Ethics and morals are ultimately at the individual level, imo, no matter what people think about them being something external and imposed. It is always up to individuals to decide what they believe and whether or how to incorporate ethics or morality into their judgment and decision-making.

As for the physical vs. non-physical, I think that is important regardless of anything else. Feelings are one thing and actions toward others are another. Sometimes you may think about saying or doing something to someone but then choose not to for some reason. I think it's hard on people to have to keep feelings a secret or engage in denial out of fear of humiliation or judgment. If someone's been indoctrinated into cultural beliefs and norms about monogamy that lead to them feeling shame and self-hate for feelings that don't seem to conform to what's normal, that's a problem imo. If you're feeling like you can't feel poly and live mono because there's something wrong with feeling one way and acting another, that could also cause such stress.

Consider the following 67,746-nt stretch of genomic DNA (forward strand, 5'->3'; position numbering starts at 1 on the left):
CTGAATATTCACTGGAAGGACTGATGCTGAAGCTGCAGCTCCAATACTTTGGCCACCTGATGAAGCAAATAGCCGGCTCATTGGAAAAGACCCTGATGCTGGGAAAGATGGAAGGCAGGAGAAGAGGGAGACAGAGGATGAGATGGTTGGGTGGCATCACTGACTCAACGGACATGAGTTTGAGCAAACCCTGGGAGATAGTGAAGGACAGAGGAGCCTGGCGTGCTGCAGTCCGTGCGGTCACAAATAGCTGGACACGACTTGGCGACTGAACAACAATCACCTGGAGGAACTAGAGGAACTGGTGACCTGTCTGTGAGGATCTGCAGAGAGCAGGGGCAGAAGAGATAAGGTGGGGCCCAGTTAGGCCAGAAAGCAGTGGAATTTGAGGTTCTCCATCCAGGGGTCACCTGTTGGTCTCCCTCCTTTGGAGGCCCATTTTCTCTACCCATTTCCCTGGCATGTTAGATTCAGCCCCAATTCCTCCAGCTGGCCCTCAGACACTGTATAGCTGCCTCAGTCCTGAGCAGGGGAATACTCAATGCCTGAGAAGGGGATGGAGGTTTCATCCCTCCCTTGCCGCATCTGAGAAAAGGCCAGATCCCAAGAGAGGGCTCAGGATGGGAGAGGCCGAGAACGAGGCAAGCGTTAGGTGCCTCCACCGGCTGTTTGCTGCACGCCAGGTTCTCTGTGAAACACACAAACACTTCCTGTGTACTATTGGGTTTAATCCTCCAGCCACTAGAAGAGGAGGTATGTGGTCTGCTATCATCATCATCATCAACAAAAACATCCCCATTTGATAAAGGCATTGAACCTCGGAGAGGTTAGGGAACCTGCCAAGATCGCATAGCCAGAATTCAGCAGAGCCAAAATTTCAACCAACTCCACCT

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That is not what you've been saying. You have plainly stated that you view serial monogamy as a form of polyamory.
Oh, right. But my whole point is that serial monogamy may be monogamy in terms of outward behavior but in terms of feelings, you have to have the capacity to love more than one person to be able to end one relationship and begin another. A truly monogamous person would stay broken-hearted for life and never fall in love anew. This was always how I imagined Blue Roses from the Glass Menagerie living after the guy she fell in love with broke the horn off her glass unicorn. Such true monogamy may be a cultural fiction or an unattainable ideal, but I think it does exist as a cultural ideal - one that has been strongly criticized and lost popularity, like the idea of remaining a virgin until marriage or reserving sex only for procreation.

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Numerous people have told you that that is not what polyamory is, even considering the fact that there are many ways to practice polyamory. Polyamory is about simultaneously having more than one loving relationship at a time.
If you limit the meaning of polyamory to the practice of simultaneous multiple relationships, what do you call the capacity to love multiple people when you're not doing it? Wouldn't that be like saying a man who feels attracted to men isn't gay or bi as long as he's not acting on his attraction?